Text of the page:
Yale School of Management

Program on Social Enterprise

Harnessing business skills and markets to achieve social objectives.

Nonprofit Leadership in New Haven

Three of New Haven’s most prominent nonprofit figures discussed leadership and innovation in their work during a conversation hosted by the Nonprofit Board Fellows program on Monday, April 9th. The program identifies opportunities for SOM students to engage with the New Haven community and develop leadership skills by serving on nonprofit boards, while being mentored by board members like Patricia Melton, Darcy Cobbs-Lomax, and Eric Clemons.

Patricia Melton, Executive Director of New Haven Promise, has worked to expand Promise’s place-based scholarship and support program. The organization advocates for economic development through education by sending more New Haven students to college and bringing them back to reinvest in their community.

Darcy Cobbs-Lomax, Executive Director of Project Access, tackles a different challenge: providing medical services to underserved patients with urgent needs. Project Access’s volunteer provider network helps patients navigate the system to address health inequity resulting from social barriers like language or financial difficulties.

Finally, Eric Clemons, CEO and President of the Connecticut Center for Arts and Technology (ConnCAT), provides job training, after school arts programs, and career advancement opportunities to give low-income residents a path to success.

Though each of these leaders drives impact through a different avenue and in a different sector, all three have had to navigate the challenges of balancing mission, practicality, and politics to creatively achieve success. New Haven Promise, which is modeled after a highly successful program in Kalamazoo, Michigan, launched to great fanfare and had the seemingly good fortune of early community buy-in and large-scale funding. However, along with this large public presence and external support came a variety of vocal opinions about what Promise should be and how it should operate. Melton has had to provide the technical expertise to enact its vision as well as display the political savvy necessary to navigate competing pressures and communicate with stakeholders.

For Project Access, deftly managing partnerships and long-term relationships is also central to success. For Cobbs-Lomax, leading Project Access means prioritizing the needs of the people they serve, even when lucrative partnerships might ease budgetary constraints and enable faster growth. Cobbs-Lomax thinks carefully about having the right fit with Project Access’s mission and clients before bringing potential major programs on board. She builds connections across partners to establish lasting community relationships, working with everyone from volunteer physicians to taxi drivers who donate transportation to the hospital.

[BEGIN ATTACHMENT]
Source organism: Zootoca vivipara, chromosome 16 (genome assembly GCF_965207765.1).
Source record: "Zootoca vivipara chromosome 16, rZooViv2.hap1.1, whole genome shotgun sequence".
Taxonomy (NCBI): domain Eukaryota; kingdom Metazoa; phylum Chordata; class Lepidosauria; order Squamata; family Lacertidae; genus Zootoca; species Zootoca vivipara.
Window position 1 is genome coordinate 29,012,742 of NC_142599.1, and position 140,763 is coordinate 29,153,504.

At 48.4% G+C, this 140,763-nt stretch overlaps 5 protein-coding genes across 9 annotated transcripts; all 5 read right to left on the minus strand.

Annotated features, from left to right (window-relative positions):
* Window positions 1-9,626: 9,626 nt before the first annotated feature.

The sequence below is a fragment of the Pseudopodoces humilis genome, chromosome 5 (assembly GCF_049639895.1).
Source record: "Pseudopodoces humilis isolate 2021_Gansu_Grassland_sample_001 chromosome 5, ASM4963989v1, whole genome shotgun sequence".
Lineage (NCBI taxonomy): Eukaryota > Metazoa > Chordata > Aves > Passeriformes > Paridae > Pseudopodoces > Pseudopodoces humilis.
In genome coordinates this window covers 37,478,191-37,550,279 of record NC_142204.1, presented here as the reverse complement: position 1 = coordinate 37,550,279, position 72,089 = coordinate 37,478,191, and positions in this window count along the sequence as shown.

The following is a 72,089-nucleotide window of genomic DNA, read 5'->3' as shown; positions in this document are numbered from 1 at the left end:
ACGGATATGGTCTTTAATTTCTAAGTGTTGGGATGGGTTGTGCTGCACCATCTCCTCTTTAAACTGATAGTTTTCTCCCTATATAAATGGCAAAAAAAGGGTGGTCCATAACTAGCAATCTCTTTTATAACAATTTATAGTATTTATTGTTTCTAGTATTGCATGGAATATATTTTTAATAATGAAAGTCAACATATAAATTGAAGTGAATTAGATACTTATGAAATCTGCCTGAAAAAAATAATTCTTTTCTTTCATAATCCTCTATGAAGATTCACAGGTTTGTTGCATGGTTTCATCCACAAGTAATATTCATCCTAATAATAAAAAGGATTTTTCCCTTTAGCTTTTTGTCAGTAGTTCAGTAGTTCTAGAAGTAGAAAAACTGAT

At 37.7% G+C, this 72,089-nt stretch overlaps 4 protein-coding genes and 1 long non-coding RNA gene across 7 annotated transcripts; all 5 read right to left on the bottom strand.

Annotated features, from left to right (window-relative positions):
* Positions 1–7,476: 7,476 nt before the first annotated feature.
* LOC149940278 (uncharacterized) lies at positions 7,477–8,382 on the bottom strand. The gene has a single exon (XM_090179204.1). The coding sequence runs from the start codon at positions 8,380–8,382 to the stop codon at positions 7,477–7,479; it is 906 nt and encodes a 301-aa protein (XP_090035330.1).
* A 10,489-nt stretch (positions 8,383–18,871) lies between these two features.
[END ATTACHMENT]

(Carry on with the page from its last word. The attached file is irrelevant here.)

Part of ConnCAT’s challenge has been finding sources of funding that are consistent with its mission. Clemons is adamant that ConnCAT is not about simply making the lives of those living in poverty more comfortable. Instead, it is about inspiring them with their own potential and giving them the tools they need to lift themselves out of poverty. For an organization that is focused on showing people a path out of welfare and towards self-empowerment, Clemons believes that finding alternatives to government funding is key. Being innovative in ConnCAT’s funding and structure has allowed Clemons to build the organization without reliance on government money. He also integrates ConnCAT’s vision of self-empowerment into its physical presence: ConnCAT’s beautiful, bright space transforms the way its clients view themselves, inspiring hope and innovation to revitalize the urban landscape.

All these organizations straddle two worlds. On the one hand, they must stay connected to the individuals they are serving on the ground. On the other, they must work with large players like government, universities, hospitals, and philanthropic organizations to build wider support and inject the necessary capital and technical expertise. The discussion at Yale SOM concluded with a particularly relevant concern for the Nonprofit Board Fellows program –how to make sure that both these worlds have a voice in the organizations.

All three leaders spoke about their own struggles in balancing these needs. New Haven Promise has a high-profile board, including individuals like the President of Yale and the mayor of New Haven, who contribute a wider perspective on business and community. But Melton has to work hard to include more diverse voices from different socioeconomic perspectives. Project Access’s board consists largely of bankers, lawyers, and medical professionals who similarly provide valuable technical expertise, but may lack some of the representation that Project Access wants from those in closest touch with the needs of their patients. Given the mission of ConnCAT, Clemons has made a concerted effort to find board members and staff who reflect the communities they serve – ConnCAT’s board is primarily made up of black men. However, Clemons expressed the difficulties in trying to find individuals with the type of expertise necessary in investment, housing, culinary arts, and other areas relevant to ConnCAT’s operations who also understand the issues of poverty and joblessness and truly believe in the mission that ConnCAT is working to execute.

These issues are not new, and there is no easy solution. Luckily, we have leaders such as Melton, Cobbs-Lomax, and Clemons putting their energies towards some of New Haven’s biggest challenges. Hopefully the SOM community can take these lessons to heart and continue to engage thoughtfully and creatively with these questions as we strive for impact in our own work.

By Sophie Tyack, MBA ‘19

Sophie Tyack

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